The FIA is facing a challenge over Formula 1's engine freeze, as some teams believe there is a loophole in the 2015 regulations that could hand them extra development time.
With attempts to convince Mercedes to relax the freeze rules to allow rivals a mid-season upgrade having failed, Renault and Ferrari are now pondering how best to make up ground over 2015.
One issue that has emerged in recent technical meetings with the FIA is that there is no date specified in the regulations for when 2015 engines must be homologated.
Although it is widely believed that the new upgraded power units have to be lodged with the FIA for the first race of the season, some teams believe that the way is open for them to not homologate their engine until later in the year.
Such a delay could prove valuable in allowing longer development time to make further improvements.
The matter was brought up by Ferrari technical director James Allison in recent technical meetings with the FIA in Abu Dhabi, but the governing body argued that although no date for homologation is set, other clauses in the engine regulations make it clear what can be done.
ONE ENGINE TYPE PER SEASON
In particular, paragraph 2 of Appendix 4 of the F1 Sporting Regulations relating to engine homologation states: "A manufacturer may homologate no more than one specification of power unit."
The FIA argues that the clause prevents manufacturers from running two types of engine in one season, making a late homologation impossible.
However, teams argue that a manufacturer would still only be homologating a 2015 engine, as any running earlier in the season would be done with its 2014 unit.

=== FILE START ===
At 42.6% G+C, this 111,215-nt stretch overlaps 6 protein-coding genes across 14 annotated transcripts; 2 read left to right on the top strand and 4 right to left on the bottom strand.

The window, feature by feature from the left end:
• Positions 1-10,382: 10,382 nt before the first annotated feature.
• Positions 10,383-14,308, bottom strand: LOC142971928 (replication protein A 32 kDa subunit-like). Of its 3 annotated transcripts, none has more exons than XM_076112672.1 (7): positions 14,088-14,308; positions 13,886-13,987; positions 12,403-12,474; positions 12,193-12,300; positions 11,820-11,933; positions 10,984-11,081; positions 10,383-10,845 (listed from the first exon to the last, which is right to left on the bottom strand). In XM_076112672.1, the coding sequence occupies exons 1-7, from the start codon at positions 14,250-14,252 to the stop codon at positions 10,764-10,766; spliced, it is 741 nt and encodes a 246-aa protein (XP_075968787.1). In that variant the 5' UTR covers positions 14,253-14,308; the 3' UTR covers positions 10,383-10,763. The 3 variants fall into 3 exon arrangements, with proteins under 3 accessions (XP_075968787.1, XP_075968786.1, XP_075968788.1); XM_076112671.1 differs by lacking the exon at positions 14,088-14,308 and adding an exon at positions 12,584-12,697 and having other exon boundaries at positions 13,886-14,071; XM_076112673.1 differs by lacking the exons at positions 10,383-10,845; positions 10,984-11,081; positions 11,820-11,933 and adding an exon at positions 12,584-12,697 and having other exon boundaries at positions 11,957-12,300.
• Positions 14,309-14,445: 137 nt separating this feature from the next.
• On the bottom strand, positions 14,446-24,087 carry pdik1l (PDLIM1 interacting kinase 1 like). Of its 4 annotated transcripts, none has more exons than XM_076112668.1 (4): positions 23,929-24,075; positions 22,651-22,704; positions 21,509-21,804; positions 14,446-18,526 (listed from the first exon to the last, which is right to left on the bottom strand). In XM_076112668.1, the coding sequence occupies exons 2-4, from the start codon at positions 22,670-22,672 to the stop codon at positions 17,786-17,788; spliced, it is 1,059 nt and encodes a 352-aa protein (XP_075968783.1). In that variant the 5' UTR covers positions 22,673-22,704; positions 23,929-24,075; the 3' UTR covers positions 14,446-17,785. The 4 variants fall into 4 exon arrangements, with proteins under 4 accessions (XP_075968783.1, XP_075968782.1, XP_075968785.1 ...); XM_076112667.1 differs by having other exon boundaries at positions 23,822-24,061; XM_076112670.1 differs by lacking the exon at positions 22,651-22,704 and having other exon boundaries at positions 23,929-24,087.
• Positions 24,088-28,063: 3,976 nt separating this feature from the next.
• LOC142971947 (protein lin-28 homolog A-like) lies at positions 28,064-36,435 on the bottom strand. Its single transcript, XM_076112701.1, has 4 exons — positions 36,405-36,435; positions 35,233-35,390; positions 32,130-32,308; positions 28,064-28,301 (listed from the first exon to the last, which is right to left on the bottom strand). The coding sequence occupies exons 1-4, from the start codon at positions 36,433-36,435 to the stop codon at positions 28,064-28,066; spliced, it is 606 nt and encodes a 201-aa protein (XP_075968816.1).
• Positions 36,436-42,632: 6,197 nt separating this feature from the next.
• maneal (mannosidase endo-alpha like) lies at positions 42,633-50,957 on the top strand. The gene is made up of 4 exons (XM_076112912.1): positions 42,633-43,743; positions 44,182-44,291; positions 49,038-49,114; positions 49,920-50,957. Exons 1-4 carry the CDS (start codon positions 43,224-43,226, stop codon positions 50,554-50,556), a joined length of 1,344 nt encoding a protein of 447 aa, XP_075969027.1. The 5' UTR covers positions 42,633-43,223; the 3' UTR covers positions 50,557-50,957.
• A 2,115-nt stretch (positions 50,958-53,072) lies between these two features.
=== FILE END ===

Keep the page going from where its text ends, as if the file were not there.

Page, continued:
One high level source at a team said Ferrari was not alone in questioning the rules.
"There is no specified date to homologate the engine, so in theory you could wait a few races before doing it," said the source.
"That would allow some valuable development time, but equally would mean starting the year with a slower 2014 engine."
Although the FIA has expressed its opinion, the door is open for teams to ultimately challenge the matter with race stewards at the Australian Grand Prix if they wanted.
An FIA spokesman made it clear, however, that the governing body hoped to have the matter resolved well before the first race.
"Our position, as stated very clearly in the meeting [in Abu Dhabi], is you can only have one type of homologated engine per year," he said.
"So whatever you turn up with in Melbourne is your homologated engine.
"It was always envisaged, although not explicitly stated in the rules, that manufacturers would have to deal with modifications on the engine within the constraints of the rules, and then submit their 2015 engine [at the first race].
"It is simple, but when you read it [the rule book], it doesn't say that unfortunately.
"However, you have paragraph 2 of Appendix 4 and countless meetings beforehand where it was made clear.
"The matter still needs discussing, but we will get it sorted it out before Melbourne."
Honda, as a new F1 manufacturer, has been told that its 2015 engine must be homologated by February 28 next year rather than for the start of the season.